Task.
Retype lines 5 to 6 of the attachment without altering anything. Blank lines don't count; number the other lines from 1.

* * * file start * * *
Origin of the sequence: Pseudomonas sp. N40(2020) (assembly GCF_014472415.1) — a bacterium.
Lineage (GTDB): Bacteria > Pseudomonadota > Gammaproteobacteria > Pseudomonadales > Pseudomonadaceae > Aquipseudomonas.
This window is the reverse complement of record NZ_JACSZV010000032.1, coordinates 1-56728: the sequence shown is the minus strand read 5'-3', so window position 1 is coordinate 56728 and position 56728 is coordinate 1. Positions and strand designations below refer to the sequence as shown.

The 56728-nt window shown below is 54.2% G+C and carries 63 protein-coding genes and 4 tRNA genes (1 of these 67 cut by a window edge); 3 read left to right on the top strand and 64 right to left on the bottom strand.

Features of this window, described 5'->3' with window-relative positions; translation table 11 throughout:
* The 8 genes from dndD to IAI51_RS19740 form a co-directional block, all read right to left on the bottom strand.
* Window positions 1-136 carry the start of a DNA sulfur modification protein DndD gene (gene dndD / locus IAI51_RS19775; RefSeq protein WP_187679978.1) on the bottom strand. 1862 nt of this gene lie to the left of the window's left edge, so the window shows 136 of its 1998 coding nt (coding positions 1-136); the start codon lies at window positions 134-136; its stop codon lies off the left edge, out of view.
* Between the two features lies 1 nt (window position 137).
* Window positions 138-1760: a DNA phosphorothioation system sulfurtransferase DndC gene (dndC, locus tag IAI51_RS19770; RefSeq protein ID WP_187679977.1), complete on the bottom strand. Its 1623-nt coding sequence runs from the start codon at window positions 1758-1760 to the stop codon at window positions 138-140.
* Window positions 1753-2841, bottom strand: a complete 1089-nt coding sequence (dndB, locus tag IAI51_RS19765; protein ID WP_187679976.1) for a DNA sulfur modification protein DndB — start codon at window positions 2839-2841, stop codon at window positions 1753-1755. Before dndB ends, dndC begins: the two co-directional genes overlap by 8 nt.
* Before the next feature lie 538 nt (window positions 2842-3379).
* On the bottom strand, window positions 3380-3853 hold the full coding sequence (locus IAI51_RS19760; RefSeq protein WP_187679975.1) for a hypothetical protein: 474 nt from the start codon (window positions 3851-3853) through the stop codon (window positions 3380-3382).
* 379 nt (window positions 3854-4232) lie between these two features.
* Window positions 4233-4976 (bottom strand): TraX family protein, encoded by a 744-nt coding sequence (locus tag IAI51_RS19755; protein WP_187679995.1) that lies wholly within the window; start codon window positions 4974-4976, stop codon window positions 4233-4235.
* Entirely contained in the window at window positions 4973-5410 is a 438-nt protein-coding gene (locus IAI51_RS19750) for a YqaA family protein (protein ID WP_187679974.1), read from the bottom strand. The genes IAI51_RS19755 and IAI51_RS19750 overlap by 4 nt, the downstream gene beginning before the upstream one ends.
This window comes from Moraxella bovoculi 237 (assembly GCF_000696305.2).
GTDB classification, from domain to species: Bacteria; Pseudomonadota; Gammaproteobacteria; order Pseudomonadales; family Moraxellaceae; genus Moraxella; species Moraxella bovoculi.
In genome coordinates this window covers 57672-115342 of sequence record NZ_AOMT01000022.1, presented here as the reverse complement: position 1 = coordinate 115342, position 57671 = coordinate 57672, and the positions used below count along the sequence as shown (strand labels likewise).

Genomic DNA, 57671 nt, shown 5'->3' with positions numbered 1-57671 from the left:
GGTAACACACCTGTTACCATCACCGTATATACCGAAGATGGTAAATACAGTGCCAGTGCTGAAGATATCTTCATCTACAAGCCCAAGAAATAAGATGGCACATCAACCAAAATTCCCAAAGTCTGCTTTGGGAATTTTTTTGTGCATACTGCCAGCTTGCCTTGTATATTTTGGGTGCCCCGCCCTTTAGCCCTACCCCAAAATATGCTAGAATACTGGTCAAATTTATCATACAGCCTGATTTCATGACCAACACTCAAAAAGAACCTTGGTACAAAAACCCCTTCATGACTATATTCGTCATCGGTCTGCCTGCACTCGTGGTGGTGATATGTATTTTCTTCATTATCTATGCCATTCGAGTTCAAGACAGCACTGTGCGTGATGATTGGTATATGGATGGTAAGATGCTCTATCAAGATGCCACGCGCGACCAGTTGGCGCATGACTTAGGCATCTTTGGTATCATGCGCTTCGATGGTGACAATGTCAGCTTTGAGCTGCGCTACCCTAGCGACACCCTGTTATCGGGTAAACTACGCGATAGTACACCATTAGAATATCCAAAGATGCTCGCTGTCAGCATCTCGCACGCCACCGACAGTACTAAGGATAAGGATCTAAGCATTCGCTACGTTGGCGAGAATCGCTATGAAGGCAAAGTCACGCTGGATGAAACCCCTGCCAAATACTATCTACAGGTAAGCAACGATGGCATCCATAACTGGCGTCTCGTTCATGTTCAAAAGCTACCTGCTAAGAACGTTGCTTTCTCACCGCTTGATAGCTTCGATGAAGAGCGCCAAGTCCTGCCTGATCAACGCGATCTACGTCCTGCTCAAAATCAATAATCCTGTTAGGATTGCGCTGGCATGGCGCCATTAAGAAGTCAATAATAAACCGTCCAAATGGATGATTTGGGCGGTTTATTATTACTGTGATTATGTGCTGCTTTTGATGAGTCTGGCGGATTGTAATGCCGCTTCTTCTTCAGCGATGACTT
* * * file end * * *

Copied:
Features of this window, described 5'->3' with window-relative positions; translation table 11 throughout:
* The 8 genes from dndD to IAI51_RS19740 form a co-directional block, all read right to left on the bottom strand.